A criminal trial against a defendant begins with an indictment handed down by a grand jury or with an information filed with the criminal court after a preliminary hearing has been conducted to ensure probable cause to move forward. It is possible for a single indictment or a single information to result in a defendant being charged with multiple offenses under certain circumstances.
Defendants need to be aware that they can face multi-count indictments or an information that results in them being charged with multiple crimes. If you are charged, you need to be prepared to fight all of the charges against you. LV Criminal Defense understands how to raise vigorous defenses and how to help defendants to develop a comprehensive legal strategy to deal with multiple criminal accusations being raised against them. The more charges you face, and the more serious the nature of the charges, the more essential it is to have an attorney with a strong background representing defendants in Nevada criminal cases.
Nevada sets the rules for joinder of offenses in Chapter 173 relating to indictments and information. According to Nevada Revised Statute 173.115, a defendant can be charged with two or more offenses in one indictment or with two or more offenses in one information as long as the multiple offenses that the defendant is charged with were either based on the same act or transaction, or were based on two or more acts or transactions that are connected or that are part of a common scheme or a common plan.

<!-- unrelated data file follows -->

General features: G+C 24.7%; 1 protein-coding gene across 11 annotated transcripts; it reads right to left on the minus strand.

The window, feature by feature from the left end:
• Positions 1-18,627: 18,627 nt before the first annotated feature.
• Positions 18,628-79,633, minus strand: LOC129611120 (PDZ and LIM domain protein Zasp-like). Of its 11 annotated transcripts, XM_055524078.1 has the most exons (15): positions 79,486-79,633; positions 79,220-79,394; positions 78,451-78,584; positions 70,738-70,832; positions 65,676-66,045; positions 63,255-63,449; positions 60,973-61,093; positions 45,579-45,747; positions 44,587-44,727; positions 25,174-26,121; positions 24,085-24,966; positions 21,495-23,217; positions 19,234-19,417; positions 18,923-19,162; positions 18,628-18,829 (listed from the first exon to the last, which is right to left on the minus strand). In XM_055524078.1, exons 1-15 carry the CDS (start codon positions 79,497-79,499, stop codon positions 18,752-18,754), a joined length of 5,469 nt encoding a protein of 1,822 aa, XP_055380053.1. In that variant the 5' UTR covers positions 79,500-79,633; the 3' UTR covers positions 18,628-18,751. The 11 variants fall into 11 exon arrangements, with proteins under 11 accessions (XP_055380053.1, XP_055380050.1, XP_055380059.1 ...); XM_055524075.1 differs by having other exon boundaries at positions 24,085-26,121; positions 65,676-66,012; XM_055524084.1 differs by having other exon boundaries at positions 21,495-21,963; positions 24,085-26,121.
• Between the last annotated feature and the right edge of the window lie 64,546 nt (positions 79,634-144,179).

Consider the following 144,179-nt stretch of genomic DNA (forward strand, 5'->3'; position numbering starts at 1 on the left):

If, for example, a defendant was accused of hacking into a computer to steal a credit card and then illegally using that credit card, the defendant could be charged with both the computer crimes and the credit card fraud crimes in the same indictment or same information because the acts are part of a common plan to unlawfully obtain and use the credit card information.
The Nevada rules for joinder of offenses allow for the offenses to be charged in the same indictment regardless of whether the offenses are felonies or misdemeanors. However, there must be a separate count for each offense.
It is very common for prosecutors to take advantage of the rules for joinder of offenses and to try to indict a defendant on multiple counts or to try to have a defendant charged with multiple counts in an information. Prosecutors may charge defendants separately for each part of a criminal transaction, or for each separate instance where the same criminal act was committed. Prosecutors sometimes specifically try to bring charges for as many different criminal counts as possible in an effort to try to get defendants to negotiate a plea deal because defendants fear lengthy prison sentences if convicted of all counts.
Nick Wooldridge has a long track record of representing clients accused of serious federal and state crimes in Nevada.TOP RATED ON:
When you face a multi-count indictment or information, you need to be prepared to deal with all of the accusations against you. The investigation into the evidence and the legal arguments you make should take each separate offense into account so you have a solid overall strategy.
It is natural to be frightened when facing a multi-count criminal indictment. It is important that you do not agree to any plea agreement with a prosecutor based on threats of multiple criminal charges until you have spoken with an experienced Las Vegas criminal defense attorney who can help you to determine if you can get charges dropped or fight conviction.
LV Criminal Defense is ready to help you fight any charges, even when you have been accused of committing multiple crimes. Give us a call as soon as possible if you have been indicted or if an information has been presented to the court and a prosecutor is seeking to move forward with criminal charges against you.